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Rand Paul: I Filibustered For the Sake of Young People

"Most young people I encounter simply have no desire to tell other people what to do or how to live."

Sen. Rand Paul, R-Ky., listens during a state legislative committee hearing on the legalization of growing hemp before he testified at the Capitol Annex in Frankfort, Ky., Monday, Feb. 11, 2013. Credit: AP

Young voters in the millennial generation have a troubled relationship with the GOP, in spite of sharing many of its fiscal orthodoxies. Fortunately, where many GOP politicians and pundits see a crisis in the making, Kentucky Senator Rand Paul sees an opportunity to create a newer, more vibrant Republican party.

This video frame grab provided by Senate Television shows Sen. Rand Paul, R-Ky. speaking on the floor of the Senate on Capitol Hill in Washington, Wednesday, March 6, 2013. (Photo: AP)

To that end, Paul took to the millennial-focused political website PolicyMic to defend his recent filibuster, arguing that he did it at least partially out of a desire to help young people, and to make their voices heard within the GOP. His reasoning may surprise you. Here are the most relevant excerpts from Paul's article (emphasis added):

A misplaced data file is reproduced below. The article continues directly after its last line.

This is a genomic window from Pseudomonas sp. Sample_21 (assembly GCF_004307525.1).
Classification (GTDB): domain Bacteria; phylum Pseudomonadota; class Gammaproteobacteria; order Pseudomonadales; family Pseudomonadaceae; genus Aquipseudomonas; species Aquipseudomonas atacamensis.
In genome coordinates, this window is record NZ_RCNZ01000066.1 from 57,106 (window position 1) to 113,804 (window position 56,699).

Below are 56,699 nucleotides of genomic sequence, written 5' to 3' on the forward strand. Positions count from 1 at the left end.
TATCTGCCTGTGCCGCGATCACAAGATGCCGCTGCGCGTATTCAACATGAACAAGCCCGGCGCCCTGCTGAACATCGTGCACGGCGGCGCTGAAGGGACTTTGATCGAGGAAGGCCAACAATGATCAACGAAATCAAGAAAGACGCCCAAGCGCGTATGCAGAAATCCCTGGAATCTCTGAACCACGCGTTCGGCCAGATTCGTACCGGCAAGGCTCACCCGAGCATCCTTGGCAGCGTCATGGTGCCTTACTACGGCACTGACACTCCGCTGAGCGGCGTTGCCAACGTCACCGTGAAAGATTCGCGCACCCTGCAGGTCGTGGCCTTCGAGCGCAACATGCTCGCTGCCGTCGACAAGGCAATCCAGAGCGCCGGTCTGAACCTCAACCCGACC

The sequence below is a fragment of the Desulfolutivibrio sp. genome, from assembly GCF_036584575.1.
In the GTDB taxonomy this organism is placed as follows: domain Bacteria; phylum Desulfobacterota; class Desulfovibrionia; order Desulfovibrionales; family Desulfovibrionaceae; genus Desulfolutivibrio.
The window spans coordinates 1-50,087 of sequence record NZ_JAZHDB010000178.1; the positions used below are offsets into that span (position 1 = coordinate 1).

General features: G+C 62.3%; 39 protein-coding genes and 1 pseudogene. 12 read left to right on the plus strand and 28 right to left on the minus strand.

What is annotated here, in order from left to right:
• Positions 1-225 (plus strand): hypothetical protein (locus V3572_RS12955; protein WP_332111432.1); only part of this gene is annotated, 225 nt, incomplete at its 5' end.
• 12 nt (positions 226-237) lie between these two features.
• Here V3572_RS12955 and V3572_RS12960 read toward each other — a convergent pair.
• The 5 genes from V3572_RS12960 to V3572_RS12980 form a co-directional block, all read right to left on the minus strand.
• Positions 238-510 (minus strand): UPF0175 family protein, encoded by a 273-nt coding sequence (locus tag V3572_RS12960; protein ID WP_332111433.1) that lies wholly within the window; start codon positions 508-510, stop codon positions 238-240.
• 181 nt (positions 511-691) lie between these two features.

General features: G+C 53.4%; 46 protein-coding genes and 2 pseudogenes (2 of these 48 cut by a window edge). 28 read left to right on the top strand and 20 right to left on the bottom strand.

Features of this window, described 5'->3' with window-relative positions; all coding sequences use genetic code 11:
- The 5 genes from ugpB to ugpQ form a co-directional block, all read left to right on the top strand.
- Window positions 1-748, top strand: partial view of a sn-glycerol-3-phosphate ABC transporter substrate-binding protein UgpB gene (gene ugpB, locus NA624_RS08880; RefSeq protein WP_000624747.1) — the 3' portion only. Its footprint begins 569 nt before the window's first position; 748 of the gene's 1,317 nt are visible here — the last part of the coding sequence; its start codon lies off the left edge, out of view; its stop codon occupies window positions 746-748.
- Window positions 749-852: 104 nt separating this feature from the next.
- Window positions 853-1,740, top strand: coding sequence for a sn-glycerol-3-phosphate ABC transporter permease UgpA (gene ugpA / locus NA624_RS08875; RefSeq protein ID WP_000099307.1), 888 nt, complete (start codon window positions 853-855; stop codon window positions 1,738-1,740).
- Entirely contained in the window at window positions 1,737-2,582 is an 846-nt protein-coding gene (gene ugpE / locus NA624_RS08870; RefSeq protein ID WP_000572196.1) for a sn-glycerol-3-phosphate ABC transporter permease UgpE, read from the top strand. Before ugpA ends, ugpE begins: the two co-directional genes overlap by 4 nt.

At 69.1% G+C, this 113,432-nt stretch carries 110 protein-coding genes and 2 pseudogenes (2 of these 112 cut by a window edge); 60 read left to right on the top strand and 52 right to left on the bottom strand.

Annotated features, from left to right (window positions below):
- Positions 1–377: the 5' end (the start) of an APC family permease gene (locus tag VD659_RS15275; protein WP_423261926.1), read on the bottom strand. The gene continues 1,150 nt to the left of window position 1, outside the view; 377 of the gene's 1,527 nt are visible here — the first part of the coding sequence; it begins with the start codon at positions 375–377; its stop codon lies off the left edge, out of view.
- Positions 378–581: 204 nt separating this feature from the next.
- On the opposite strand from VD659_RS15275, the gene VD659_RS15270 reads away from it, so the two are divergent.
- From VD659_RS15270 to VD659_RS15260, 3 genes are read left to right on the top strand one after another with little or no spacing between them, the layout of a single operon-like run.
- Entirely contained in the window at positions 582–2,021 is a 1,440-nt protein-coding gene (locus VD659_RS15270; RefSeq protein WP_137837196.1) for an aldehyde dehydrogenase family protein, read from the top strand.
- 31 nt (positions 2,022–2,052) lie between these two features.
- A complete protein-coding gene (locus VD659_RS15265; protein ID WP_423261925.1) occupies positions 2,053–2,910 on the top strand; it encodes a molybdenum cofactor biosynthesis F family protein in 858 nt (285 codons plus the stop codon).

Last week, a Senate colleague of mine said that when I questioned whether or not the president could order a drone strike on American citizens on American soil, I was just catering to "libertarian kids in their dorm rooms." Standing up for the Bill of Rights and the Fifth Amendment was not a political stunt designed to appeal to certain audiences. I took an oath to protect the Constitution and it is an oath I intend to keep.

But we do need a Republican Party that addresses the concerns of young people. We need a different kind of GOP, a party that speaks to the rising generation, who may have unique interests and concerns.[...]

I believe a Republican Party that is more tolerant and dedicated to keeping the government out of people’s lives as much as possible would be more appealing to the rising generation. We have a nation of 300 million people who all harbor very different opinions on various policies. We have a Constitution that allows, even requires, many of these decisions to be made at the state and local level, which could accommodate the diversity of opinion in this country. Most young people I encounter simply have no desire to tell other people what to do or how to live.[...]

There are blue parts of the country where Republicans haven’t fared well, and yes, a more libertarian-Republican might be able to start winning in those areas. The youth vote could play an integral part in this.

Young Americans — conservative, libertarian, independent — are as fed up with big government as their parents and grandparents. A Republican Party willing to address their unique concerns could build a new majority that might finally turn this country around.